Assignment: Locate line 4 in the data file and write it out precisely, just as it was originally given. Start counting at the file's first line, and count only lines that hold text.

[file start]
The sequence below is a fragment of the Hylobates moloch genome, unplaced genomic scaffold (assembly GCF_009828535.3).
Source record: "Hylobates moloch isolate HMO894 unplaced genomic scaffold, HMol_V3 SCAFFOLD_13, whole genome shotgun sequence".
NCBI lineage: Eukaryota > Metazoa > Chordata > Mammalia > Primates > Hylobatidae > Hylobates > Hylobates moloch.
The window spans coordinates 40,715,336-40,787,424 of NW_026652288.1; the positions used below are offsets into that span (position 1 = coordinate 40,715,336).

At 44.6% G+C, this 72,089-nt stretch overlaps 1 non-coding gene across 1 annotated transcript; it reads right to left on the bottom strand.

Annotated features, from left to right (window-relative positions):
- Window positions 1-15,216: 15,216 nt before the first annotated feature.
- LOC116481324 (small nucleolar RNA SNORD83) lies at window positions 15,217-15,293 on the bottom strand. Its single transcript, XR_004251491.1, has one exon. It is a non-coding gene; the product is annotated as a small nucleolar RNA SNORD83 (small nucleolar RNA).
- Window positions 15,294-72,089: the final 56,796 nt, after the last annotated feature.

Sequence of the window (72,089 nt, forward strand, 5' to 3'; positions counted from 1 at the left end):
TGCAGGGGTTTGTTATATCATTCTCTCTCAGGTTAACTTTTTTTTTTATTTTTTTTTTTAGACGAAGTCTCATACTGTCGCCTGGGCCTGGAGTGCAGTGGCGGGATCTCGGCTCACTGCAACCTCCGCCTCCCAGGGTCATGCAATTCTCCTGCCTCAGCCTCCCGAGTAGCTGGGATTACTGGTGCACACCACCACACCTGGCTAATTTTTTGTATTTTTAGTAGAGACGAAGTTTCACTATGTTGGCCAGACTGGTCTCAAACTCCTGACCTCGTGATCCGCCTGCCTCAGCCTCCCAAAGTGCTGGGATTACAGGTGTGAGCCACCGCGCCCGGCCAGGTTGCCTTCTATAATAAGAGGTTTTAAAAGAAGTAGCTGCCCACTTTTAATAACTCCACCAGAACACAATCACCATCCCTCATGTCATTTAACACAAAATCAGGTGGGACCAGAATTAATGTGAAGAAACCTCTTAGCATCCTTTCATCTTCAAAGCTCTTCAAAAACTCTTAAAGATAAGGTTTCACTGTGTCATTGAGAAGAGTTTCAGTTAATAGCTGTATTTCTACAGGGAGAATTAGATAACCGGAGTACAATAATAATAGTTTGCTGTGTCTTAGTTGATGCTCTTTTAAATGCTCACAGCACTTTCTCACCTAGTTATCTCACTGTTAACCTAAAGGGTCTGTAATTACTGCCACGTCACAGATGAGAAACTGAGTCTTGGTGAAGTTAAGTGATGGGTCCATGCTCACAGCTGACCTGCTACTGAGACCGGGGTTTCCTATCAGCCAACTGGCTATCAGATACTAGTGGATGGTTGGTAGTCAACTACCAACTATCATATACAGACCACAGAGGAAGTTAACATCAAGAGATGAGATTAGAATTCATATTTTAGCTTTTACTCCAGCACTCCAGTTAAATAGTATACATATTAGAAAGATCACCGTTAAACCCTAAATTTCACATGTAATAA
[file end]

The window spans coordinates 40,715,336-40,787,424 of NW_026652288.1; the positions used below are offsets into that span (position 1 = coordinate 40,715,336).